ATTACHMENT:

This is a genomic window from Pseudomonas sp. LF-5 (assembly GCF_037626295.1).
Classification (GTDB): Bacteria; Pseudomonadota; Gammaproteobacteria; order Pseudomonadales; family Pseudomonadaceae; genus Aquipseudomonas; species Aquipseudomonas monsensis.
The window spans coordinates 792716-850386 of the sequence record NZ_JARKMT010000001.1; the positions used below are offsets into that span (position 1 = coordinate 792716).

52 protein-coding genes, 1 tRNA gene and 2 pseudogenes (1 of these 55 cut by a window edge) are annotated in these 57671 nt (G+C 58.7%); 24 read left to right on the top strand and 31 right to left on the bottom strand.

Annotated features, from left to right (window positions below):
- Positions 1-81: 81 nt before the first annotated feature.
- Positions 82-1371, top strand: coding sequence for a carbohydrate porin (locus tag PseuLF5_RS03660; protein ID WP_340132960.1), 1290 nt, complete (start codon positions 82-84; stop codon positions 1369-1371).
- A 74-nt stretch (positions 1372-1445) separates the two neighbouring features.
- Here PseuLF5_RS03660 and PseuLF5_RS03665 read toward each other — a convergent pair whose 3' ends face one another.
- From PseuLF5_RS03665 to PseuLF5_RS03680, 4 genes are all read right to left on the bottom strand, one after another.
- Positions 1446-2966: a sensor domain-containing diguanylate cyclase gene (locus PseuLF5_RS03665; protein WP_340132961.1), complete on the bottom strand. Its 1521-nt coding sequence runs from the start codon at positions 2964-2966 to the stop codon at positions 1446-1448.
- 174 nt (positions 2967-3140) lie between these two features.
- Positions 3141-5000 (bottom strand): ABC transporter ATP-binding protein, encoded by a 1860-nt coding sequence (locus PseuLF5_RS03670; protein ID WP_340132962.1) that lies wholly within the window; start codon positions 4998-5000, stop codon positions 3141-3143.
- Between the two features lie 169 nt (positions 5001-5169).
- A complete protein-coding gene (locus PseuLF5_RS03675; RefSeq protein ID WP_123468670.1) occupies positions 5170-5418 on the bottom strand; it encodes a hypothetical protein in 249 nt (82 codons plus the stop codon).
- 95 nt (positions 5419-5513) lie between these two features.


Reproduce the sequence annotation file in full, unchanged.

This is a genomic window from Pseudomonas sp. LF-5 (assembly GCF_037626295.1).
Classification (GTDB): Bacteria; Pseudomonadota; Gammaproteobacteria; order Pseudomonadales; family Pseudomonadaceae; genus Aquipseudomonas; species Aquipseudomonas monsensis.
The window spans coordinates 792716-850386 of the sequence record NZ_JARKMT010000001.1; the positions used below are offsets into that span (position 1 = coordinate 792716).

52 protein-coding genes, 1 tRNA gene and 2 pseudogenes (1 of these 55 cut by a window edge) are annotated in these 57671 nt (G+C 58.7%); 24 read left to right on the top strand and 31 right to left on the bottom strand.

Annotated features, from left to right (window positions below):
- Positions 1-81: 81 nt before the first annotated feature.
- Positions 82-1371, top strand: coding sequence for a carbohydrate porin (locus tag PseuLF5_RS03660; protein ID WP_340132960.1), 1290 nt, complete (start codon positions 82-84; stop codon positions 1369-1371).
- A 74-nt stretch (positions 1372-1445) separates the two neighbouring features.
- Here PseuLF5_RS03660 and PseuLF5_RS03665 read toward each other — a convergent pair whose 3' ends face one another.
- From PseuLF5_RS03665 to PseuLF5_RS03680, 4 genes are all read right to left on the bottom strand, one after another.
- Positions 1446-2966: a sensor domain-containing diguanylate cyclase gene (locus PseuLF5_RS03665; protein WP_340132961.1), complete on the bottom strand. Its 1521-nt coding sequence runs from the start codon at positions 2964-2966 to the stop codon at positions 1446-1448.
- 174 nt (positions 2967-3140) lie between these two features.
- Positions 3141-5000 (bottom strand): ABC transporter ATP-binding protein, encoded by a 1860-nt coding sequence (locus PseuLF5_RS03670; protein ID WP_340132962.1) that lies wholly within the window; start codon positions 4998-5000, stop codon positions 3141-3143.
- Between the two features lie 169 nt (positions 5001-5169).
- A complete protein-coding gene (locus PseuLF5_RS03675; RefSeq protein ID WP_123468670.1) occupies positions 5170-5418 on the bottom strand; it encodes a hypothetical protein in 249 nt (82 codons plus the stop codon).
- 95 nt (positions 5419-5513) lie between these two features.